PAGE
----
Alexis D. Ponce, Gustavo W. Bertotto, Alberto Zanetti, Daniele Brunelli, Tommaso Giovanardi, Eugenio Aragón, Mauro I. Bernardi, Christophe Hémond, Maurizio Mazzucchelli
October 7, 2015
Article number: 000010151520150023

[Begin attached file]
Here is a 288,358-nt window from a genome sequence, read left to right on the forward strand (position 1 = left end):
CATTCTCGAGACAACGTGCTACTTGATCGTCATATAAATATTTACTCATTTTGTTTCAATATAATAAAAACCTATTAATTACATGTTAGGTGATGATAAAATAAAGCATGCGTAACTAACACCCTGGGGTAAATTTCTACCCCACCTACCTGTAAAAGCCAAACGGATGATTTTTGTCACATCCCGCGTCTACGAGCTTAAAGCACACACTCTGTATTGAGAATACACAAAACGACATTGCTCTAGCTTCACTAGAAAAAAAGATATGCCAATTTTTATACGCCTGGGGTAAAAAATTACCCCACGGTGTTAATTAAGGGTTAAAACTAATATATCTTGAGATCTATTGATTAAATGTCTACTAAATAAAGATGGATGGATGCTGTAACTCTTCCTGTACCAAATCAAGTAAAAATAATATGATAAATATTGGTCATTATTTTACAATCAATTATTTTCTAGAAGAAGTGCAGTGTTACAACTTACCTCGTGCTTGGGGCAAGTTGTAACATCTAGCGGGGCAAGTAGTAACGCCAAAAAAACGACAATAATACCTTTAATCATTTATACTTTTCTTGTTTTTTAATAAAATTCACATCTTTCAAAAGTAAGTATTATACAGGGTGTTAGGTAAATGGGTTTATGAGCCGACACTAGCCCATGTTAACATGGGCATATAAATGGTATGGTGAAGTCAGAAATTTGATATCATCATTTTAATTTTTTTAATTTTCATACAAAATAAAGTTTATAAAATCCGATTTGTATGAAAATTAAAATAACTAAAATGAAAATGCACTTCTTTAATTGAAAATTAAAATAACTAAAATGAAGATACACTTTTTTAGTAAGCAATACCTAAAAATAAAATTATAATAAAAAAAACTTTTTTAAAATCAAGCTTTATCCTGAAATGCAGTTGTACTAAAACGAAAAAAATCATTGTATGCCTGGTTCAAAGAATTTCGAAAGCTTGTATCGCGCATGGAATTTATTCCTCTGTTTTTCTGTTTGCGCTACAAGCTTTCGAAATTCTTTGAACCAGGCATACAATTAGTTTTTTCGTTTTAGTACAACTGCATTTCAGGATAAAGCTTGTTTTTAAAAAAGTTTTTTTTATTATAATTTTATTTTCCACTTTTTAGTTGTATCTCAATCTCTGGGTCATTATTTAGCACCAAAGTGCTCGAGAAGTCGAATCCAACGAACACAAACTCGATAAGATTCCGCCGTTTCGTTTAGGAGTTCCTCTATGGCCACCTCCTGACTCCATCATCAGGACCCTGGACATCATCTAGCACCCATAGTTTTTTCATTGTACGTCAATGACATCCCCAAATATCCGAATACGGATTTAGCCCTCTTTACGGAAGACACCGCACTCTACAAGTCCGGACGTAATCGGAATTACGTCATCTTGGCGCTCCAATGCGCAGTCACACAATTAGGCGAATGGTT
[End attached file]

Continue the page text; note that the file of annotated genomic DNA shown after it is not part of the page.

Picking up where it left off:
Cenozoic basalts carrying ultramafic mantle xenoliths occur in the Matilde, León and Chenque hills in the Paso de Indios region, Argentina. The mantle xenoliths from the Chenque and León hills mainly present porphyroclastic textures, whereas the Matilde hill xenoliths have coarse-grained to porphyroclastic textures. The equilibrium temperatures are in the range of 780 to 940ºC, indicating a provenance from shallow sectors of the lithospheric mantle column that were subjected to a relatively low heat ffiux at Cenozoic Era. According to the modal compositions of xenoliths, the mantle beneath Matilde and León hills was affected by greater than 22% partial melting, while less depleted peridotites occur in the Chenque suite (starting from 10% partial melting). Such an observation is confirmed by the partial melting estimates based on Cr#Sp, which vary from 8 to 14% for the selected Chenque samples and from 14 to 18% for the Matilde ones. The common melting trend is overlapped by small-scale cross cutting local trends that may have been generated by open-system processes, such as open-system partial melting and/or post partial-melting metasomatic migration of exotic Na-Cr-rich melts. The two main mineralogical reaction schemes are: i) the dissolution of pyroxenes and the segregation of new olivine in olivine-rich peridotites, and ii) the replacement of primary olivine by orthopyroxene±clinopyroxene in orthopyroxene-rich peridotites. These were produced by channelled and/or pervasive melt extraction/ migration. Enhanced pyroxene dissolution is attributed to channelling of silica- undersaturated melts, whereas the replacement of primary olivine by orthopyroxene±clinopyroxene points to reaction with silica-saturated melts. Late disequilibrium reactions identified in the xenoliths comprise: the breakdown of orthopyroxene in contact with the host basalt, and (rarely) reaction coronae on orthopyroxene, clinopyroxene and spinel linked to glassy veins. Such features are apparently related to the injection of melt, likely during entrainment into the host basalts and ascent to the surface.